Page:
Two new addiction treatment centres will open in Sydney, N.S., next month in response to what officials say is a growing demand for live-in care.
New Horizon Addiction Rehabilitation Centers will have one six-bed facility for women and a separate 12-bed one for men. The private clinics will offer primarily 45-day programs aimed at opioid, alcohol, cocaine and other substance abuse disorders.
Barry McNeil, New Horizon's program manager, worked for many years in addictions for the Cape Breton District Health Authority.
He said there's a big demand for live-in recovery programs, even more so now that the health authority no longer offers detox for opioids.
"Where are these people going to go when they need treatment when you can't go to a detox unit and receive that treatment?" said McNeil.
The Nova Scotia Health Authority said detox beds can be available for some patients. But it said generally, detox alone for opioid abusers has been associated with higher rates of infections such as HIV and hepatitis C, and higher rates of relapse and overdose deaths.
Fulfilling a need
McNeil said he's been working with an opioid recovery program in Sydney that offered methadone and suboxone to treat opioid addictions. That program eventually offered group therapy sessions and relapse prevention, but McNeil said it wasn't enough.
"A lot of people who come to our clinic have very complex issues with housing and relationships and jobs. So evolved our 45-day program in which we hope to address these issues in more depth."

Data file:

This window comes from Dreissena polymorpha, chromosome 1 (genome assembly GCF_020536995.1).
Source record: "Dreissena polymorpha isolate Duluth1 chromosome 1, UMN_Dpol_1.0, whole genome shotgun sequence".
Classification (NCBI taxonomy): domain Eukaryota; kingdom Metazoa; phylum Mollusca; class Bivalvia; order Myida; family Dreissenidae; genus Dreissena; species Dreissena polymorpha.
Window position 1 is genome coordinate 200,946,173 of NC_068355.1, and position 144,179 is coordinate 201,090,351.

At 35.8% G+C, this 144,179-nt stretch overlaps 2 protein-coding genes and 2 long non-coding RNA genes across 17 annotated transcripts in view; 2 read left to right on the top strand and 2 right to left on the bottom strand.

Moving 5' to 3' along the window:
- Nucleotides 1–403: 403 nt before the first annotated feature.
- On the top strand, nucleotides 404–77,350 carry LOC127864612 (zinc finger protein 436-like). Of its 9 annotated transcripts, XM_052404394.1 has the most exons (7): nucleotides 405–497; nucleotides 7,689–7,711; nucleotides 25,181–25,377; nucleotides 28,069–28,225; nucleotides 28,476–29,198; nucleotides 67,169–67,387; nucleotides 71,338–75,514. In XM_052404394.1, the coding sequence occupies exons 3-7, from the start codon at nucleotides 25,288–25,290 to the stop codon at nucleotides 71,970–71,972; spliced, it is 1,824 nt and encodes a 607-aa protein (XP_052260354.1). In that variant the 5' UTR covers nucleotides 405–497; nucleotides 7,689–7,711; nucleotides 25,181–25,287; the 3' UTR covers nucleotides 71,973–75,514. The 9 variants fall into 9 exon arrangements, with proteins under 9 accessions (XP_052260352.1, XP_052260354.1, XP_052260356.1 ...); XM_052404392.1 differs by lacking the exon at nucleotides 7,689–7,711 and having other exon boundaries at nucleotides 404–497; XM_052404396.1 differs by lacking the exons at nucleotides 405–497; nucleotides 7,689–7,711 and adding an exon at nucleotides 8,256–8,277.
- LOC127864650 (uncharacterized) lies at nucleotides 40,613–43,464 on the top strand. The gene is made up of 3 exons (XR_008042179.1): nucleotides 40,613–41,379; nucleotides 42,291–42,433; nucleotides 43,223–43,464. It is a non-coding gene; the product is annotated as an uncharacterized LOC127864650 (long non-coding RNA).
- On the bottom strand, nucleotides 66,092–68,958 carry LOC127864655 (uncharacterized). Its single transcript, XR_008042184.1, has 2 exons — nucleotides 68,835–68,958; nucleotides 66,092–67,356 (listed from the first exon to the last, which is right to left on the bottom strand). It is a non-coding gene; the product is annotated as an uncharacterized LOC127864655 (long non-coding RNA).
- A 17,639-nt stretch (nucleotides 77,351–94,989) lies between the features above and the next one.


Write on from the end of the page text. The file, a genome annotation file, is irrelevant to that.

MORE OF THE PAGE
According to the New Horizon website, the 45-day programs will cost more than $20,000: $600 a day for the first 15 days, $500 a day for the following 15 days and $400 a day for the remainder.
McNeil said the prices are comparable or a little lower than other similar programs, adding that a lot of health insurers will cover the cost of treatment — something many people may not know. New Horizon has case managers to help people who are in need of addiction treatment arrange payment, he said.
Other centres substance-free
Late last year, a faith-based organization in Cape Breton announced a live-in recovery centre for women, The Hope Project. That centre is "substance-free," meaning no methadone or suboxone is allowed.
The same is the case at Talbot House in Frenchvale, a long-term recovery house for men.
Treatment options at New Horizon includes the prescribing of methadone or suboxone as well as a "no medication" option.
McNeil said the centres will employ between 30 and 35 people. They're expected to open by March 19.